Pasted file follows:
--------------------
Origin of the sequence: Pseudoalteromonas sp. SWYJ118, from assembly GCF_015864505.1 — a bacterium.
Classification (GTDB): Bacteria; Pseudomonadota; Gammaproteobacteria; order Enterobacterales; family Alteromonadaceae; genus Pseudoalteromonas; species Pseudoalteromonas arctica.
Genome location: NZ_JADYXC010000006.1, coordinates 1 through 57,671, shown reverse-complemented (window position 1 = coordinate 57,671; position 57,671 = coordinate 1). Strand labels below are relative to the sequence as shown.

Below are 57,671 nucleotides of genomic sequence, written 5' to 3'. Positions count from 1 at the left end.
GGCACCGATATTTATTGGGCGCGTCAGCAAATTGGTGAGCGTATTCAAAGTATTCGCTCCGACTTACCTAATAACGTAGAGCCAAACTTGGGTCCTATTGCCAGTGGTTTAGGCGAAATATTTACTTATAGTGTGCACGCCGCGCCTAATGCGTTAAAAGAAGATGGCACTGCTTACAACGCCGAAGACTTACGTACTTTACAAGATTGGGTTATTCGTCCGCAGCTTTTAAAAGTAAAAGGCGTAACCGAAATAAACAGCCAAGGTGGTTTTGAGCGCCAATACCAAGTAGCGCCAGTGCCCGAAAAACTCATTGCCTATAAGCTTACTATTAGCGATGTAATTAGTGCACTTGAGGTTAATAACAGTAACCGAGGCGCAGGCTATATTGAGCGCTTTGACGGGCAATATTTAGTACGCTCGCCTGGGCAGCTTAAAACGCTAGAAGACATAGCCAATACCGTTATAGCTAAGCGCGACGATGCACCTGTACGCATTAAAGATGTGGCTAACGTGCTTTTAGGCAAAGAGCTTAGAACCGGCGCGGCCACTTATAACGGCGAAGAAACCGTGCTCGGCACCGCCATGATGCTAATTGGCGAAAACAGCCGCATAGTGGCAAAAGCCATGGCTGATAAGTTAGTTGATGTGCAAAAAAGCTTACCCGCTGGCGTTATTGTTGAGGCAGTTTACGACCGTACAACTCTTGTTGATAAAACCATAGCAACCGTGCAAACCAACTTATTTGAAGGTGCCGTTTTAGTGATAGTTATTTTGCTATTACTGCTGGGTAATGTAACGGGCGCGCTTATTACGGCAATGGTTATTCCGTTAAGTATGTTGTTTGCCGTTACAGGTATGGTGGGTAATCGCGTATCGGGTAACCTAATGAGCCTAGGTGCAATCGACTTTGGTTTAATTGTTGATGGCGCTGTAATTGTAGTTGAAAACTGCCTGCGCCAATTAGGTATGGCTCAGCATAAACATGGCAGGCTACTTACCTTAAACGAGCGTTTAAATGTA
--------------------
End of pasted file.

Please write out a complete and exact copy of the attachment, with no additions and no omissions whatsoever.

Origin of the sequence: Pseudoalteromonas sp. SWYJ118, from assembly GCF_015864505.1 — a bacterium.
Classification (GTDB): Bacteria; Pseudomonadota; Gammaproteobacteria; order Enterobacterales; family Alteromonadaceae; genus Pseudoalteromonas; species Pseudoalteromonas arctica.
Genome location: NZ_JADYXC010000006.1, coordinates 1 through 57,671, shown reverse-complemented (window position 1 = coordinate 57,671; position 57,671 = coordinate 1). Strand labels below are relative to the sequence as shown.

Below are 57,671 nucleotides of genomic sequence, written 5' to 3'. Positions count from 1 at the left end.
GGCACCGATATTTATTGGGCGCGTCAGCAAATTGGTGAGCGTATTCAAAGTATTCGCTCCGACTTACCTAATAACGTAGAGCCAAACTTGGGTCCTATTGCCAGTGGTTTAGGCGAAATATTTACTTATAGTGTGCACGCCGCGCCTAATGCGTTAAAAGAAGATGGCACTGCTTACAACGCCGAAGACTTACGTACTTTACAAGATTGGGTTATTCGTCCGCAGCTTTTAAAAGTAAAAGGCGTAACCGAAATAAACAGCCAAGGTGGTTTTGAGCGCCAATACCAAGTAGCGCCAGTGCCCGAAAAACTCATTGCCTATAAGCTTACTATTAGCGATGTAATTAGTGCACTTGAGGTTAATAACAGTAACCGAGGCGCAGGCTATATTGAGCGCTTTGACGGGCAATATTTAGTACGCTCGCCTGGGCAGCTTAAAACGCTAGAAGACATAGCCAATACCGTTATAGCTAAGCGCGACGATGCACCTGTACGCATTAAAGATGTGGCTAACGTGCTTTTAGGCAAAGAGCTTAGAACCGGCGCGGCCACTTATAACGGCGAAGAAACCGTGCTCGGCACCGCCATGATGCTAATTGGCGAAAACAGCCGCATAGTGGCAAAAGCCATGGCTGATAAGTTAGTTGATGTGCAAAAAAGCTTACCCGCTGGCGTTATTGTTGAGGCAGTTTACGACCGTACAACTCTTGTTGATAAAACCATAGCAACCGTGCAAACCAACTTATTTGAAGGTGCCGTTTTAGTGATAGTTATTTTGCTATTACTGCTGGGTAATGTAACGGGCGCGCTTATTACGGCAATGGTTATTCCGTTAAGTATGTTGTTTGCCGTTACAGGTATGGTGGGTAATCGCGTATCGGGTAACCTAATGAGCCTAGGTGCAATCGACTTTGGTTTAATTGTTGATGGCGCTGTAATTGTAGTTGAAAACTGCCTGCGCCAATTAGGTATGGCTCAGCATAAACATGGCAGGCTACTTACCTTAAACGAGCGTTTAAATGTA